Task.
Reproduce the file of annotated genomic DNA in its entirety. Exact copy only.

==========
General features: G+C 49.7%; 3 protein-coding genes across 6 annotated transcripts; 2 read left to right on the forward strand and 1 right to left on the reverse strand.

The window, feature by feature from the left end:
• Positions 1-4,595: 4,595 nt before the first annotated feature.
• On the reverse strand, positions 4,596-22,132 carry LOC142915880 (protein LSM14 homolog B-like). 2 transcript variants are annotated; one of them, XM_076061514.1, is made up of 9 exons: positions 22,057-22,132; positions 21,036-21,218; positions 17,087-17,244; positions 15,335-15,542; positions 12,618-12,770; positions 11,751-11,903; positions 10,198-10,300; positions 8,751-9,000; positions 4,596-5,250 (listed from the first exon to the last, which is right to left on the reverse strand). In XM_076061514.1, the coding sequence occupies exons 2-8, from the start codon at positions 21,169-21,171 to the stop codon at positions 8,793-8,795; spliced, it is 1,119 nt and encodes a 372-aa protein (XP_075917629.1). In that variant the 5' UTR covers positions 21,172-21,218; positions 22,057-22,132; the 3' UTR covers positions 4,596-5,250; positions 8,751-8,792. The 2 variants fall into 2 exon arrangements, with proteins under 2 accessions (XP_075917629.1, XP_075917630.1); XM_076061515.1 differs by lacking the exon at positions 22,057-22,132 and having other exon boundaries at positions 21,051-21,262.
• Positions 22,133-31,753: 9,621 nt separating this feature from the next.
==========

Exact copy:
General features: G+C 49.7%; 3 protein-coding genes across 6 annotated transcripts; 2 read left to right on the forward strand and 1 right to left on the reverse strand.

The window, feature by feature from the left end:
• Positions 1-4,595: 4,595 nt before the first annotated feature.
• On the reverse strand, positions 4,596-22,132 carry LOC142915880 (protein LSM14 homolog B-like). 2 transcript variants are annotated; one of them, XM_076061514.1, is made up of 9 exons: positions 22,057-22,132; positions 21,036-21,218; positions 17,087-17,244; positions 15,335-15,542; positions 12,618-12,770; positions 11,751-11,903; positions 10,198-10,300; positions 8,751-9,000; positions 4,596-5,250 (listed from the first exon to the last, which is right to left on the reverse strand). In XM_076061514.1, the coding sequence occupies exons 2-8, from the start codon at positions 21,169-21,171 to the stop codon at positions 8,793-8,795; spliced, it is 1,119 nt and encodes a 372-aa protein (XP_075917629.1). In that variant the 5' UTR covers positions 21,172-21,218; positions 22,057-22,132; the 3' UTR covers positions 4,596-5,250; positions 8,751-8,792. The 2 variants fall into 2 exon arrangements, with proteins under 2 accessions (XP_075917629.1, XP_075917630.1); XM_076061515.1 differs by lacking the exon at positions 22,057-22,132 and having other exon boundaries at positions 21,051-21,262.
• Positions 22,133-31,753: 9,621 nt separating this feature from the next.